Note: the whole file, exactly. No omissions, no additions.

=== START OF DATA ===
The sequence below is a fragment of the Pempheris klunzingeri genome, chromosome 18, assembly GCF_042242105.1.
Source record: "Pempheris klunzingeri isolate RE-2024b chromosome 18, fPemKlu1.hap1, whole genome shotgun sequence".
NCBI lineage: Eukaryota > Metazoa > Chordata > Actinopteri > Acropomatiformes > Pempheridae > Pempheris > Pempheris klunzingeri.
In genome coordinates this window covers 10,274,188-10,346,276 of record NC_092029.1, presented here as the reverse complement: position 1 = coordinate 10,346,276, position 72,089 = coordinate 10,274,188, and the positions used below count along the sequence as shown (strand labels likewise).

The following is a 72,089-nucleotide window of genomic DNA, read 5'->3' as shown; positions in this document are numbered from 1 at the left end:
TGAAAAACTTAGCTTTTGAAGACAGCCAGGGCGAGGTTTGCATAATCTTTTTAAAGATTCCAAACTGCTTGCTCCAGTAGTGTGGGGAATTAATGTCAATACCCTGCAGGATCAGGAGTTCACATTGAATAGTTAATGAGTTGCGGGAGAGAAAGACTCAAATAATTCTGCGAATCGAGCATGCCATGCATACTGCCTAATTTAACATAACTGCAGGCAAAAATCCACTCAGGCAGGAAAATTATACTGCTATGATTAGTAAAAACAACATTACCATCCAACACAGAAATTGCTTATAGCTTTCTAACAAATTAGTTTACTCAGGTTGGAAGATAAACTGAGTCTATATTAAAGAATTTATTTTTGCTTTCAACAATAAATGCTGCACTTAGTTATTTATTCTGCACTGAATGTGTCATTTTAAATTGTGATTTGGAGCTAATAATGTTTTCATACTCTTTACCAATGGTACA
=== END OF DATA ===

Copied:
The sequence below is a fragment of the Pempheris klunzingeri genome, chromosome 18, assembly GCF_042242105.1.
Source record: "Pempheris klunzingeri isolate RE-2024b chromosome 18, fPemKlu1.hap1, whole genome shotgun sequence".
NCBI lineage: Eukaryota > Metazoa > Chordata > Actinopteri > Acropomatiformes > Pempheridae > Pempheris > Pempheris klunzingeri.
In genome coordinates this window covers 10,274,188-10,346,276 of record NC_092029.1, presented here as the reverse complement: position 1 = coordinate 10,346,276, position 72,089 = coordinate 10,274,188, and the positions used below count along the sequence as shown (strand labels likewise).

The following is a 72,089-nucleotide window of genomic DNA, read 5'->3' as shown; positions in this document are numbered from 1 at the left end:
TGAAAAACTTAGCTTTTGAAGACAGCCAGGGCGAGGTTTGCATAATCTTTTTAAAGATTCCAAACTGCTTGCTCCAGTAGTGTGGGGAATTAATGTCAATACCCTGCAGGATCAGGAGTTCACATTGAATAGTTAATGAGTTGCGGGAGAGAAAGACTCAAATAATTCTGCGAATCGAGCATGCCATGCATACTGCCTAATTTAACATAACTGCAGGCAAAAATCCACTCAGGCAGGAAAATTATACTGCTATGATTAGTAAAAACAACATTACCATCCAACACAGAAATTGCTTATAGCTTTCTAACAAATTAGTTTACTCAGGTTGGAAGATAAACTGAGTCTATATTAAAGAATTTATTTTTGCTTTCAACAATAAATGCTGCACTTAGTTATTTATTCTGCACTGAATGTGTCATTTTAAATTGTGATTTGGAGCTAATAATGTTTTCATACTCTTTACCAATGGTACA